Arts & Culture » Theater Critic's Choice

FordSaliba Dance Ensemble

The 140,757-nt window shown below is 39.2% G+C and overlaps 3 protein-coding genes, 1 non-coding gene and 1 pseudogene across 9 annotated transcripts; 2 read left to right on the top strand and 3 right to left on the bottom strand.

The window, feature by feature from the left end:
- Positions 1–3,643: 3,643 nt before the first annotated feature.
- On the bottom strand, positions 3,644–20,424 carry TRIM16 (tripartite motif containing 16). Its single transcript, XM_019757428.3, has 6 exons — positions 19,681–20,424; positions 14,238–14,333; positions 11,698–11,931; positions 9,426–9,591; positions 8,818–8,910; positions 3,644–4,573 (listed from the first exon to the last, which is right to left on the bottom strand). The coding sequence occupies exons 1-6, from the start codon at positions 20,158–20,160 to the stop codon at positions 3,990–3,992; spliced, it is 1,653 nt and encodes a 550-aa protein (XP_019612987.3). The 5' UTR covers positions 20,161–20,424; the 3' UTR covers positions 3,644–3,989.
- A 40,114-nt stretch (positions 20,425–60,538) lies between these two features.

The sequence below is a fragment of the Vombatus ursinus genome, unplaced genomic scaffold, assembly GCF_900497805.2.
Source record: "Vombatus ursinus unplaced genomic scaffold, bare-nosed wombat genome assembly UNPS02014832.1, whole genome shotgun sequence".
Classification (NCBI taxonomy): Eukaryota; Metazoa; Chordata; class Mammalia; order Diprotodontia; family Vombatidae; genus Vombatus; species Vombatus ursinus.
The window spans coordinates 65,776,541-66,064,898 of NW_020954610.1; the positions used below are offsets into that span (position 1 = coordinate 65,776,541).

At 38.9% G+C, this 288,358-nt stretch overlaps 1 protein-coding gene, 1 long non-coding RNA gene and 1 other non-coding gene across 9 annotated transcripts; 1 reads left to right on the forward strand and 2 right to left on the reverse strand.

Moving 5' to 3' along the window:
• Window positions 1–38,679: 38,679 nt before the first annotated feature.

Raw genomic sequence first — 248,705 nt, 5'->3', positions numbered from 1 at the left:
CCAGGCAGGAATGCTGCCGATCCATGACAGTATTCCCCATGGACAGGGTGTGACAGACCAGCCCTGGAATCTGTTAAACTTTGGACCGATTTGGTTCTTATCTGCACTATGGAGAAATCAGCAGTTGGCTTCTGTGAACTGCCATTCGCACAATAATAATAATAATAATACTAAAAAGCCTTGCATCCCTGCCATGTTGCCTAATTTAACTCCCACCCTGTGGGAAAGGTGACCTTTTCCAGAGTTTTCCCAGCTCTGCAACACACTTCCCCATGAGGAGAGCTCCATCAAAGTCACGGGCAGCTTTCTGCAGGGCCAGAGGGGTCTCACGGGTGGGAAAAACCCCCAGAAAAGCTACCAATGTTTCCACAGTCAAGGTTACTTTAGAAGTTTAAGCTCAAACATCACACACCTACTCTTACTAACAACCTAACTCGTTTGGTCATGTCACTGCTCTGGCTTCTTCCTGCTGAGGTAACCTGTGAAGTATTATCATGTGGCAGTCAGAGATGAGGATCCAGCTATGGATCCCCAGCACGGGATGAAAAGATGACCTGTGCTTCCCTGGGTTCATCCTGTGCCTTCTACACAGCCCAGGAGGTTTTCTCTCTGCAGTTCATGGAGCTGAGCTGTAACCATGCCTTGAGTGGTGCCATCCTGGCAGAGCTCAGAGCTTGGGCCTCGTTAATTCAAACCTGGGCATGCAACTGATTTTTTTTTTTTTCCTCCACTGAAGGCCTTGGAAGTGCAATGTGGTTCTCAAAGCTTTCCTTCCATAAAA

Even fledgling dance makers like Sarah Ford and Gabrielle Saliba, who recently started their own company, have choreographic casts of mind. Ford's is distinctly musical: her taste is good, and she sings the counts when giving the dancers their notes during a rehearsal. Her Prey, for three women and one man, is based on contrast: she sets balletic, often pretty movements--pas de bourree, fluttering hands--against the Mahavishnu Orchestra's druggy, free-form music. The five women in her Tula Tree, inspired by the trees that are the centers of Oaxacan village life, sometimes suggest a trunk and leaves, sometimes the funky moves in an urban nightclub, but they always play off the Freddie Hubbard score, adding a layer of earthy femininity. Saliba's sensibility is more dramatic, geared to stories and the shapes that will convey them. Her You Made Me Funny, set to spoken-word music by Abbey Lincoln, is not at all funny: it addresses what it feels like to be abused and the victim's possible responses, whether evidenced in a shaky arabesque or a kick to the ribs. Roxie--set to the Moulin Rouge song one reviewer described as a "Spanish-flavoured brutally-butchered version of Sting's 'Roxanne'"--features dancing that's half enticing, half confrontational or ironic; the movements are as operatic as the music. Still, there's something good-naturedly innocent even about Saliba's occasional heavy-handedness. Also on the program, "Temperments," are two pieces using young dancers from the Hyde Park School of Ballet. Harold Washington Library Center, auditorium, 400 S. State, 773-793-7377 or 773-550-0952. Through February 9: Friday-Saturday, 8 PM. $15.

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